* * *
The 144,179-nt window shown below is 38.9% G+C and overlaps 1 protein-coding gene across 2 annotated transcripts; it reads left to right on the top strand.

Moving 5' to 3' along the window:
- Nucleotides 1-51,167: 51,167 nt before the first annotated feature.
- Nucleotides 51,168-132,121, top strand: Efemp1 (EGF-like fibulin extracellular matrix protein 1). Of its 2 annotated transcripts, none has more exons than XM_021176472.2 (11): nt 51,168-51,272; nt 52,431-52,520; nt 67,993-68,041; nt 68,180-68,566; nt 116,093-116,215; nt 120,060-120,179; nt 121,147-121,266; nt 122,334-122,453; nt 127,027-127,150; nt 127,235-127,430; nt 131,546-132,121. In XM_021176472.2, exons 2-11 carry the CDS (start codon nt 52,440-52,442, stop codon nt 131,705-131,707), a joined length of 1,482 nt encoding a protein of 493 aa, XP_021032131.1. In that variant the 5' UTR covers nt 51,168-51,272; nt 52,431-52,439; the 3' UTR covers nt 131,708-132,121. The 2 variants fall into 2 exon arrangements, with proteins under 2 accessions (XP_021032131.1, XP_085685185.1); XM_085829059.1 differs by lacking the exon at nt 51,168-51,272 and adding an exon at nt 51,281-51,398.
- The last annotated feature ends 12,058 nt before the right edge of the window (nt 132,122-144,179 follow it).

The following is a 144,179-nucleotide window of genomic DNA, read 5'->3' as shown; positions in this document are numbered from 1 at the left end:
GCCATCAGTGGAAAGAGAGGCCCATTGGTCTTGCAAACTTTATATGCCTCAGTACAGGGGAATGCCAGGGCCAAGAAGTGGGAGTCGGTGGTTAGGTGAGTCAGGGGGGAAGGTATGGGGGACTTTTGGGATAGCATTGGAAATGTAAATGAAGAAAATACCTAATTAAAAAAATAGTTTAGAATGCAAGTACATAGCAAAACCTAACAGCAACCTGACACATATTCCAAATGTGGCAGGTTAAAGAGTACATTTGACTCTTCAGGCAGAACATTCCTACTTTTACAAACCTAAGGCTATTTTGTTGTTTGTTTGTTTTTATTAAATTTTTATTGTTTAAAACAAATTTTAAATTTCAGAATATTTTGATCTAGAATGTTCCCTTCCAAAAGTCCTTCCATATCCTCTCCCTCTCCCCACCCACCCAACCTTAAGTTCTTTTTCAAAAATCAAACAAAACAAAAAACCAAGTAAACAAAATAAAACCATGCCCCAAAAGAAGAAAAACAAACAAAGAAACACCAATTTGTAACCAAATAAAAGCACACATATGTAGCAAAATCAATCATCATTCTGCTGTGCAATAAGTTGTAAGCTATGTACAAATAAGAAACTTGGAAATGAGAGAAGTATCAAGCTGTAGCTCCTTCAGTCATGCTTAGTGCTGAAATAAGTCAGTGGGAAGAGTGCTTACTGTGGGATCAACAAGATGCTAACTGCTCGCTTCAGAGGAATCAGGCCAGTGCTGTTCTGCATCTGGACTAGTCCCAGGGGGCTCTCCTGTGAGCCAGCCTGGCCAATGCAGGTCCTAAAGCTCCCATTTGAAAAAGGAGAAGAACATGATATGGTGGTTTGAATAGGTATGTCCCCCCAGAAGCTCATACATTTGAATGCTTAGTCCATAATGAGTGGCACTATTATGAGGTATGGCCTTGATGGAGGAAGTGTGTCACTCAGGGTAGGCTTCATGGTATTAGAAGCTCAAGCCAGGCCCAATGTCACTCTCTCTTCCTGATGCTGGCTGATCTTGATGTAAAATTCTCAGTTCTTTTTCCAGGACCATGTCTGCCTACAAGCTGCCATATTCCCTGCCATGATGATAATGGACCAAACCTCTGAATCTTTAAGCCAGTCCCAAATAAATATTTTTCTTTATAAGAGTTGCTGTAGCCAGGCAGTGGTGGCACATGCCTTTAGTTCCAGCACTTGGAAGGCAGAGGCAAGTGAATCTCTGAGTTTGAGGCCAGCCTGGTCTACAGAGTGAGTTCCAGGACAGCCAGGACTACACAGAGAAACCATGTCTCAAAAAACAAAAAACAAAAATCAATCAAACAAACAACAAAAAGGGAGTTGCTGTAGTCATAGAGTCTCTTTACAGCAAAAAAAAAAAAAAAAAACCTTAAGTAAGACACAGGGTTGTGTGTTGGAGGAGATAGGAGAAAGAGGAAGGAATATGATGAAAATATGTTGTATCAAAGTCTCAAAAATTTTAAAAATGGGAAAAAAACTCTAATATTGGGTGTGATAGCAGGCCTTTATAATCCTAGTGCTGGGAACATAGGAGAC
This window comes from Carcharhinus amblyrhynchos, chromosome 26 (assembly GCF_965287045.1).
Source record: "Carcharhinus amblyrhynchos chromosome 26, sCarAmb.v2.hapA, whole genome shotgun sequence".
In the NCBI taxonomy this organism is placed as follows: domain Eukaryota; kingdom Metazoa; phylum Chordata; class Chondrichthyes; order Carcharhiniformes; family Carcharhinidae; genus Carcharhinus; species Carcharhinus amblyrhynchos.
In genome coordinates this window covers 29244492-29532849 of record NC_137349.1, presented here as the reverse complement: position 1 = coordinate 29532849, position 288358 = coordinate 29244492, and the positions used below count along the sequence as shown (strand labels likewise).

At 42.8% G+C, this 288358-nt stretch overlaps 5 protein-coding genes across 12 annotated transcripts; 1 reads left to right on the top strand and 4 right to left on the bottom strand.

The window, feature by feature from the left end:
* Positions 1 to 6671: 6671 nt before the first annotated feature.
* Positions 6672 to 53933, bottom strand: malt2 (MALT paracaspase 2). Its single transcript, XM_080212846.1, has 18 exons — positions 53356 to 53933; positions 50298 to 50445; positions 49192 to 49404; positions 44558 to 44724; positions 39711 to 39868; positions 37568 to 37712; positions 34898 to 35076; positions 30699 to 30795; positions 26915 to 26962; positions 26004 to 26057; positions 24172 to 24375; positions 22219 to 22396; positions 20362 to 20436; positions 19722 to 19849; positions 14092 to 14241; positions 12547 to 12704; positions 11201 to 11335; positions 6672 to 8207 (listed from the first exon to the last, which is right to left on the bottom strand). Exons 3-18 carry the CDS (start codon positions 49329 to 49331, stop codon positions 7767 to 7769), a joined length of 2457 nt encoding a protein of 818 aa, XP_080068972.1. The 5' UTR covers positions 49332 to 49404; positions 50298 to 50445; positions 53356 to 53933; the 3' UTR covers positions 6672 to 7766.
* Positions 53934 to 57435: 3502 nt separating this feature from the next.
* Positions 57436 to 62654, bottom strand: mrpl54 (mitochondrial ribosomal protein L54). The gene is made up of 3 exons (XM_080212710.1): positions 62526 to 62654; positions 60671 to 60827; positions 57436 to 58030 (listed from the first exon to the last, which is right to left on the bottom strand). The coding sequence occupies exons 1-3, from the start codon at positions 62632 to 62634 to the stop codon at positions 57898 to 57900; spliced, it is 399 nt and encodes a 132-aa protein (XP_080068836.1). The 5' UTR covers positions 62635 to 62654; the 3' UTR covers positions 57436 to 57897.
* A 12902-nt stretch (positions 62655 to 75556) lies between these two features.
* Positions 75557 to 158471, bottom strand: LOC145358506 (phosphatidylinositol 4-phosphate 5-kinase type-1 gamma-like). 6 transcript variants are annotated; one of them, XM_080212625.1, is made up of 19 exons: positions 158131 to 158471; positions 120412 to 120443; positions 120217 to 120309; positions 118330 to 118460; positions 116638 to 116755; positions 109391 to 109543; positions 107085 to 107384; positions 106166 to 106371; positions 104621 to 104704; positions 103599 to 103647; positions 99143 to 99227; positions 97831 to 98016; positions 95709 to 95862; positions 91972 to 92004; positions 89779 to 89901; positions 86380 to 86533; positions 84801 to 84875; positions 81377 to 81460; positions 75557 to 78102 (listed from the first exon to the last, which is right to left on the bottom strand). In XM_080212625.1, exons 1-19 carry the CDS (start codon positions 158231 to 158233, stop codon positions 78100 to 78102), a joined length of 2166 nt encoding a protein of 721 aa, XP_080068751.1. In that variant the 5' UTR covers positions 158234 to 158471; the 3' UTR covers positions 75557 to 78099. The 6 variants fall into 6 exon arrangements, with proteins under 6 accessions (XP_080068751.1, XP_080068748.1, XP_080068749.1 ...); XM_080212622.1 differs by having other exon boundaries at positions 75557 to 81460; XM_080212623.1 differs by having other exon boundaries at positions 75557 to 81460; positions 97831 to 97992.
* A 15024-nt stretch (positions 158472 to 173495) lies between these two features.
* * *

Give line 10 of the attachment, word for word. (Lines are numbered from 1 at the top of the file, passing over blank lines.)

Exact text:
In the NCBI taxonomy this organism is placed as follows: domain Eukaryota; kingdom Metazoa; phylum Chordata; class Chondrichthyes; order Carcharhiniformes; family Carcharhinidae; genus Carcharhinus; species Carcharhinus amblyrhynchos.